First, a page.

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Clinton Refuses to Labor for Working Class Votes

Steven Wishnia Aug 15

If the Democrats want to reach disgruntled Bernie Sanders supporters and working-class voters leaning toward Donald Trump, former New York mayor Michael Bloomberg was the absolute worst person to give a prime-time speaking spot to at the party’s convention in late July.

Seriously, why would a party whose nominee confessed in her acceptance speech that “we haven’t done a good enough job showing that we get what you’re going through” showcase its support from the billionaire who broke a strike by school-bus matrons making $11 to $14 an hour, and then crowed that he had crushed “the special interests”? If they believe black lives matter, why highlight the mayor whose stop-and-frisk policing policies were arguably more racist than Rudolph Giuliani’s? And if the Democrats want to persuade the Rust Belt’s resentful dispossessed that they’re not a bunch of nanny-state elitists, why promote a plutocrat who enacted laws against cigarettes and soda?

Hillary Clinton pitching her campaign to ‘moderate’ Republicans who see Trump as dangerously irresponsible is politically logical. In the French presidential election of 2002, center-right candidate Jacques Chirac won more than 80% of the vote when all parties outside the far right united against the blatantly racist Jean-Marie Le Pen. But it means she is less likely to pursue a pro-labor agenda that might offend the wealthy. Less likely to speak to the millions of Americans who feel that the economy is just broken for them, while billionaires amass unprecedented mountains of moolah.

For all the talk about Clinton as a pragmatic progressive who “gets things done,” her ideas about reducing economic inequality have one major flaw. She frames the solution in terms of “breaking barriers,” of “giving people the opportunity to reach their God-given potential.” The problem with this is that not everyone can be a doctor, lawyer, or software engineer. If 100,000 more people went to law school this September, most of them would end up doing document-review temp jobs for $15 an hour. We need to be a country where cab drivers, home health-care aides, and supermarket cashiers can make a decent living.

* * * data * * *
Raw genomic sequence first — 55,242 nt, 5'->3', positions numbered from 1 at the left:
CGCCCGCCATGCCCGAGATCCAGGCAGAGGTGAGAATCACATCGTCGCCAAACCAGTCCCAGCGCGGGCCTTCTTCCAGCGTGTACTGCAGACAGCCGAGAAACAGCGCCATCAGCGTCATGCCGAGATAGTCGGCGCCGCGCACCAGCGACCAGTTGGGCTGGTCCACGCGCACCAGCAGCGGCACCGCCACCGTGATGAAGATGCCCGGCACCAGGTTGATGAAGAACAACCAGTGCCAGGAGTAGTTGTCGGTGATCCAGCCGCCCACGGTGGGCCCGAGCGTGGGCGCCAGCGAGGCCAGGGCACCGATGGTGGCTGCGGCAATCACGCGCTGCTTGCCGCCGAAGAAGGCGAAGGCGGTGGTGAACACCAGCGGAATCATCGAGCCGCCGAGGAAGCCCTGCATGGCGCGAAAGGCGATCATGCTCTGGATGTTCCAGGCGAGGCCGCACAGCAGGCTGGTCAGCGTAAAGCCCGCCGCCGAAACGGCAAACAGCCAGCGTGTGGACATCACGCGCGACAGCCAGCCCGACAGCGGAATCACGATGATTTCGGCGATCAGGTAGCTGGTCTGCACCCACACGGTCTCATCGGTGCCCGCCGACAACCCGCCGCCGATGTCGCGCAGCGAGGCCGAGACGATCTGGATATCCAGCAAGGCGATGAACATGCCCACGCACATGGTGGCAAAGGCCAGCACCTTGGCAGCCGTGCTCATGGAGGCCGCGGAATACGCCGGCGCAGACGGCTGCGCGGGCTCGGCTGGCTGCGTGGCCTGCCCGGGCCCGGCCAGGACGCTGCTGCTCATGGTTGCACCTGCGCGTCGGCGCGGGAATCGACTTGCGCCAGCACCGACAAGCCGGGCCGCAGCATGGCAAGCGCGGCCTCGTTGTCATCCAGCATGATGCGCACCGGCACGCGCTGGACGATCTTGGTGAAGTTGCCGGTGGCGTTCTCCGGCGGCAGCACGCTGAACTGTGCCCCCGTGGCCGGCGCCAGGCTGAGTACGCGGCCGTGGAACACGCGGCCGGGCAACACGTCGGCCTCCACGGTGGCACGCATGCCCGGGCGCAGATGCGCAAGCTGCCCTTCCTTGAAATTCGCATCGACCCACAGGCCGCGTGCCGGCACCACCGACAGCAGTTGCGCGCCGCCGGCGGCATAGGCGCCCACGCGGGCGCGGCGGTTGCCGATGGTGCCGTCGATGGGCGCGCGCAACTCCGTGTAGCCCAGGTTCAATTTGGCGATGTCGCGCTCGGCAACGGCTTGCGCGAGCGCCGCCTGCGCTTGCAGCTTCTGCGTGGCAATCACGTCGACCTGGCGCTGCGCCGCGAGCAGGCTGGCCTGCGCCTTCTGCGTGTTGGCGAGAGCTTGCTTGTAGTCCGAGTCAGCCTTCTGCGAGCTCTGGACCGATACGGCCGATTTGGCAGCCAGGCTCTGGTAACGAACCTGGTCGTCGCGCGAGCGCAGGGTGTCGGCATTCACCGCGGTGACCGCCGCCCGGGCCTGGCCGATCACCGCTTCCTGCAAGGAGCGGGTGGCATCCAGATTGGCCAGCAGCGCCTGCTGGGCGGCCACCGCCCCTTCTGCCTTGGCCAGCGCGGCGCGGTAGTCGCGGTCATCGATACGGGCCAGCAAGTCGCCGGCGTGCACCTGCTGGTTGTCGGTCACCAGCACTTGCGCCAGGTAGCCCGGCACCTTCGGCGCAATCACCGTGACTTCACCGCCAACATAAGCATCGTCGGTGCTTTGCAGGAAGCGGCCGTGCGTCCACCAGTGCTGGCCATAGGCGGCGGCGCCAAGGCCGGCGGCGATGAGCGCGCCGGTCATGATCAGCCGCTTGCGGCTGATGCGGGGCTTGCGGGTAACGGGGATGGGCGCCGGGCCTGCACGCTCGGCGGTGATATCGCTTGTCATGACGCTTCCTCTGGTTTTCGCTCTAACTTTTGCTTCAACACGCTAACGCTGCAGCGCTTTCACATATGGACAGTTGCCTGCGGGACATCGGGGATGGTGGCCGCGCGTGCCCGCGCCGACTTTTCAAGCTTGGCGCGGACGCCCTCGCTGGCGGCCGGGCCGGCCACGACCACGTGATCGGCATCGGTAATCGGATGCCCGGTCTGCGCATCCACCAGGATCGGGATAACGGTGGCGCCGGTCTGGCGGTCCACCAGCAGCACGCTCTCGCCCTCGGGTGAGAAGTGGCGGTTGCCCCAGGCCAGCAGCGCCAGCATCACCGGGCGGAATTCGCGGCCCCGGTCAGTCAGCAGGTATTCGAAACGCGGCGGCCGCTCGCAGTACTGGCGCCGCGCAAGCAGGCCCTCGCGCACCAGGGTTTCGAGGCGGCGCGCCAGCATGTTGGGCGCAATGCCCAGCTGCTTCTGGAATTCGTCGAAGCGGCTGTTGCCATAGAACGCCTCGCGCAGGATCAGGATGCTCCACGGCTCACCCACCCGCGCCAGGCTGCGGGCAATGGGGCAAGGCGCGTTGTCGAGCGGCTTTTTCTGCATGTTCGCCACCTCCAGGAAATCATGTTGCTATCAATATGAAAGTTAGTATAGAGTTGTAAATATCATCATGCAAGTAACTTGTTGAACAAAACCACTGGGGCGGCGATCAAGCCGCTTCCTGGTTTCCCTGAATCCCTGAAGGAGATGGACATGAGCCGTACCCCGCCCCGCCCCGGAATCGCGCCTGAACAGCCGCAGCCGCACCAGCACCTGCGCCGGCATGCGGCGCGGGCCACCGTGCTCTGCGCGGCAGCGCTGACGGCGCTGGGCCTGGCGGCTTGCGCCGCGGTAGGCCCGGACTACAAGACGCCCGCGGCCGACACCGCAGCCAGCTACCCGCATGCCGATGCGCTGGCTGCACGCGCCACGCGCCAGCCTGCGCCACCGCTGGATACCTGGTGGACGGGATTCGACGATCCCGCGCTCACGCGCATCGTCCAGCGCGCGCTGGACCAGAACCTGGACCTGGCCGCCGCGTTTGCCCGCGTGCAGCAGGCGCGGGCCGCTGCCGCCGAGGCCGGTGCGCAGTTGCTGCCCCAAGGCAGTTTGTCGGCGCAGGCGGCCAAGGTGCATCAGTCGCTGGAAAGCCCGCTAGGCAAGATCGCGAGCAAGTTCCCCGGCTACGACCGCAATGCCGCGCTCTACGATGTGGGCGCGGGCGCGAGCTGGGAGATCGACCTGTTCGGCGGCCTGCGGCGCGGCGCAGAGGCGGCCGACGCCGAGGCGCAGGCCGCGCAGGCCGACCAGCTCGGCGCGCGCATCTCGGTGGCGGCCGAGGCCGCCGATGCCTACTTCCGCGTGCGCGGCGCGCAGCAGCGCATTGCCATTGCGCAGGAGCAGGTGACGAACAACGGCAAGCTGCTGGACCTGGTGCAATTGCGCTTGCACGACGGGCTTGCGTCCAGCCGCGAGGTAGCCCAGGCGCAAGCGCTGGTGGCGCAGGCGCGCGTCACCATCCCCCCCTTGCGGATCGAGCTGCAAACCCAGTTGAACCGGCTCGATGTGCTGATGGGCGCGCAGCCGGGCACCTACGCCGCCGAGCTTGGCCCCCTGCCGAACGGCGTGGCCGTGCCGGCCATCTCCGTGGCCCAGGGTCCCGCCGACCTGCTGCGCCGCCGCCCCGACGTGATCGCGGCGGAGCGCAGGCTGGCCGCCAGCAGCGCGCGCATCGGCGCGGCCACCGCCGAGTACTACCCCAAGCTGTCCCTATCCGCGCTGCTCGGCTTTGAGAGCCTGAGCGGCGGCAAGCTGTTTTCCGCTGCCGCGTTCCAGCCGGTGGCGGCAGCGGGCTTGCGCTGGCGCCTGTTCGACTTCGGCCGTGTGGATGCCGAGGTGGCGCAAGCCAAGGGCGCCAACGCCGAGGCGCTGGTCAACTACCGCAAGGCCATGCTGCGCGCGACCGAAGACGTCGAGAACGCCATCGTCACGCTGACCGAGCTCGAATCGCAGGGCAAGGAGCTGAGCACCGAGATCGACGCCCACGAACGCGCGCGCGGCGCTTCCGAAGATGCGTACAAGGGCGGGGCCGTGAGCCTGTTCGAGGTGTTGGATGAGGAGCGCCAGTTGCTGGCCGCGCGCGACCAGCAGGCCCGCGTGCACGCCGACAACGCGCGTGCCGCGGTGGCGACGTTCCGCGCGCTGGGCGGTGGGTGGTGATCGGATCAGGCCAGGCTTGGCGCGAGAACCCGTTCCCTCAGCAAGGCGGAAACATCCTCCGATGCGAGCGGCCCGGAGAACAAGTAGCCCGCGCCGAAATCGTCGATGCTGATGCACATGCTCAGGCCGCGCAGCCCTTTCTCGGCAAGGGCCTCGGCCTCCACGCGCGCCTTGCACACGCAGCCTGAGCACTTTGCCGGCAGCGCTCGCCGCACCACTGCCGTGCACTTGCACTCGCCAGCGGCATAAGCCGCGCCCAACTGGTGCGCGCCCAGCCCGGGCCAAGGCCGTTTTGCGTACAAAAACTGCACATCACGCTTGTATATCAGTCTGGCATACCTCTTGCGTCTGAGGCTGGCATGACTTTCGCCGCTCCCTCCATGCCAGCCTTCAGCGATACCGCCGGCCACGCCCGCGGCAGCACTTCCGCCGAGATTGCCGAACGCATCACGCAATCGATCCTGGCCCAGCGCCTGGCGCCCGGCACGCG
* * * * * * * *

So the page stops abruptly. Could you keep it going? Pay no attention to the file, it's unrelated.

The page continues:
The Clinton camp’s philosophy amounts to an oddly corporate version of identity politics, in which giving a more diverse group of people the opportunity to enter the upper class is more important than whether all workers make a living wage. Like the identity-politics wing of the left, they seem to hear the phrase “working class” as referring solely to straight white cisgender males—as if black home health-care aides, Latino construction workers, and South Asian taxi drivers weren’t included. By doing this, they essentially write off the white working class, leaving it open to Donald Trump’s socialism-of-fools combination of racism and you’ve been-screwed economic rhetoric. 

This election could mark a depressing realignment of American politics: The Democrats as the Corporate Diversity Party, and the Republicans as the National-Socialist Party, denouncing “crony capitalism” while telling white workers they’ve been stabbed in the back by the elite who coddle terrorist Muslims and drug-thug Mexicans.